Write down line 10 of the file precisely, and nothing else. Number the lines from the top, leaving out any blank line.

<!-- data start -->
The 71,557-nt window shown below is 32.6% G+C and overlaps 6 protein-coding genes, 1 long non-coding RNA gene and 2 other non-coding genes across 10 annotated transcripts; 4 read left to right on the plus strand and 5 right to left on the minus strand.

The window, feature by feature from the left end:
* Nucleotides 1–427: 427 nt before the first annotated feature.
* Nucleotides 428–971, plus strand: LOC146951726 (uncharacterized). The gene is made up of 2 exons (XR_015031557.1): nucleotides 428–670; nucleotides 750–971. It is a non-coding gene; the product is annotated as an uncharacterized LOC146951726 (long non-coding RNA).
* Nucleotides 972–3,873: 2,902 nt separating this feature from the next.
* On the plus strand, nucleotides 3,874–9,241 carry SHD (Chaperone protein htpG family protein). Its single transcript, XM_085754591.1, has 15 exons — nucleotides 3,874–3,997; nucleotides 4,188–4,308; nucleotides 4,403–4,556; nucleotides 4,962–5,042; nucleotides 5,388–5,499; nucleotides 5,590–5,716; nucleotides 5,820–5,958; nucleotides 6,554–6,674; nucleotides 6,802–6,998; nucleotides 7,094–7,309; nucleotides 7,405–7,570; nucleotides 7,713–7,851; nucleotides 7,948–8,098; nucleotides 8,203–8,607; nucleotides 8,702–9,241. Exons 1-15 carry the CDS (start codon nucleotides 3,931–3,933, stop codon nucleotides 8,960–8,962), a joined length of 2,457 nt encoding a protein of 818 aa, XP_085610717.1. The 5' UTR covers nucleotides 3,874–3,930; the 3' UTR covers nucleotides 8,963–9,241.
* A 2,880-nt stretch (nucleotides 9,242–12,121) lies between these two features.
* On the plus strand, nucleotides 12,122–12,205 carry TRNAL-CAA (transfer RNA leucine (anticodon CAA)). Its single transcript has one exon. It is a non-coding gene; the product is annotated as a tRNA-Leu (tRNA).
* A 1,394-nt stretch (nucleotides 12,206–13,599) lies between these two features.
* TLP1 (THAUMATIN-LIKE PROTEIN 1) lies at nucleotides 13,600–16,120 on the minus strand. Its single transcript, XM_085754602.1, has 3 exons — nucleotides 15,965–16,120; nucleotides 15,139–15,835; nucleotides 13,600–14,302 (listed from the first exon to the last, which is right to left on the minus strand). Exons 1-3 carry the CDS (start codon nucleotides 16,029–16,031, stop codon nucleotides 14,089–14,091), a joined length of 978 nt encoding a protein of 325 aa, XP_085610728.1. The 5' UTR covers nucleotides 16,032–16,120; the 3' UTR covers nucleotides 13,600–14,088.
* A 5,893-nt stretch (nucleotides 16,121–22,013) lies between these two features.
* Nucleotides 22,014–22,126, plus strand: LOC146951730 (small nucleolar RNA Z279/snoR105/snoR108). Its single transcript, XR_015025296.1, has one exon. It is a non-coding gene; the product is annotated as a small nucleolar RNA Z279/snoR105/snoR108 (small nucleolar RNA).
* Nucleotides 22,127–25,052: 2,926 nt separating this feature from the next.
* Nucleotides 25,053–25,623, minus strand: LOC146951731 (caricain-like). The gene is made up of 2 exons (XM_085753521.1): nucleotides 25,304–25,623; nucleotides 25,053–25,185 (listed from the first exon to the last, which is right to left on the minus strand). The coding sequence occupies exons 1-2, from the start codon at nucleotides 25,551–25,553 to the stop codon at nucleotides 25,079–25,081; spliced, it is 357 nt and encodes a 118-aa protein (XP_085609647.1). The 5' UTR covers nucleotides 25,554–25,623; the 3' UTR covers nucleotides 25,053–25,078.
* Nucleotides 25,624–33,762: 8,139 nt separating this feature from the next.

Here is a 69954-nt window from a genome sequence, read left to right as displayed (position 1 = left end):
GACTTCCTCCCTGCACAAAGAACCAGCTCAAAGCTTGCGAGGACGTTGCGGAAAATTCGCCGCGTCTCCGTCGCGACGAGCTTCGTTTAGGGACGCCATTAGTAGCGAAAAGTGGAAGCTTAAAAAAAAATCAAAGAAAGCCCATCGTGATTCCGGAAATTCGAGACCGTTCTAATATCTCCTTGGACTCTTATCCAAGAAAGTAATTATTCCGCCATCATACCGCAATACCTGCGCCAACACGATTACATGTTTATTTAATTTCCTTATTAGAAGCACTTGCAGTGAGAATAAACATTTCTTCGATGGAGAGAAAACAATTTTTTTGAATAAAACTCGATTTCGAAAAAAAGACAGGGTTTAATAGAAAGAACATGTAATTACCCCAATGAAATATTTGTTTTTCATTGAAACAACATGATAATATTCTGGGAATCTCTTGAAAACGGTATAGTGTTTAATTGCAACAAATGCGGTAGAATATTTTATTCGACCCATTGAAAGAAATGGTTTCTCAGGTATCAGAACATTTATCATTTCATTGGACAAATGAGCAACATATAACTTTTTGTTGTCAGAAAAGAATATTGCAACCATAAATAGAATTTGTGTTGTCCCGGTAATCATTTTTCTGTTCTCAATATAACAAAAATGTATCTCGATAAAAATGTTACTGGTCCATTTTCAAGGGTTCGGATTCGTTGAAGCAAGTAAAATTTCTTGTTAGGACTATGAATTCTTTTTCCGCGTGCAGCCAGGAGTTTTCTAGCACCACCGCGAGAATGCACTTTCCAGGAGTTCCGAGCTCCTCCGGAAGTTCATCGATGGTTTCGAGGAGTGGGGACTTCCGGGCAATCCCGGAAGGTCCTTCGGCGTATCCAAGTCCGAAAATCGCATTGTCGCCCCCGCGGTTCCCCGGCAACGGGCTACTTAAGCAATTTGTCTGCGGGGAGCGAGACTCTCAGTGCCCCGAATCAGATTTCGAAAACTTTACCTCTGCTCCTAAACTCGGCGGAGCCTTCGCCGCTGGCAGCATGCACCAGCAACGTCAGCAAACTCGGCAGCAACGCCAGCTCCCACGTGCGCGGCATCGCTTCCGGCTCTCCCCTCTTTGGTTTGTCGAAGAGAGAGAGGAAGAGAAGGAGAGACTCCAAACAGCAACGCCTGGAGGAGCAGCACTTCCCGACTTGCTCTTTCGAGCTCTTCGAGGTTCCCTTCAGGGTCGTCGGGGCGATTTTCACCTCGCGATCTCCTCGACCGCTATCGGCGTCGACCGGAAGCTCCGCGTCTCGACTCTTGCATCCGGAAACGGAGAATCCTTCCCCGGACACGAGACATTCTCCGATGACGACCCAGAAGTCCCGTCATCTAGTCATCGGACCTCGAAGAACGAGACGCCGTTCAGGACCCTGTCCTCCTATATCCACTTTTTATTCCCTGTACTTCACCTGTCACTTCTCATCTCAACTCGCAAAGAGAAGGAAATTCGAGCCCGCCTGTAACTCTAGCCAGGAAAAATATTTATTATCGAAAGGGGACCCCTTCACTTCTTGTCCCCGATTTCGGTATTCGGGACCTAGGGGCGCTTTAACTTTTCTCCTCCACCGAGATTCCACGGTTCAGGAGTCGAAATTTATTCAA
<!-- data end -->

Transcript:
* TLP1 (THAUMATIN-LIKE PROTEIN 1) lies at nucleotides 13,600–16,120 on the minus strand. Its single transcript, XM_085754602.1, has 3 exons — nucleotides 15,965–16,120; nucleotides 15,139–15,835; nucleotides 13,600–14,302 (listed from the first exon to the last, which is right to left on the minus strand). Exons 1-3 carry the CDS (start codon nucleotides 16,029–16,031, stop codon nucleotides 14,089–14,091), a joined length of 978 nt encoding a protein of 325 aa, XP_085610728.1. The 5' UTR covers nucleotides 16,032–16,120; the 3' UTR covers nucleotides 13,600–14,088.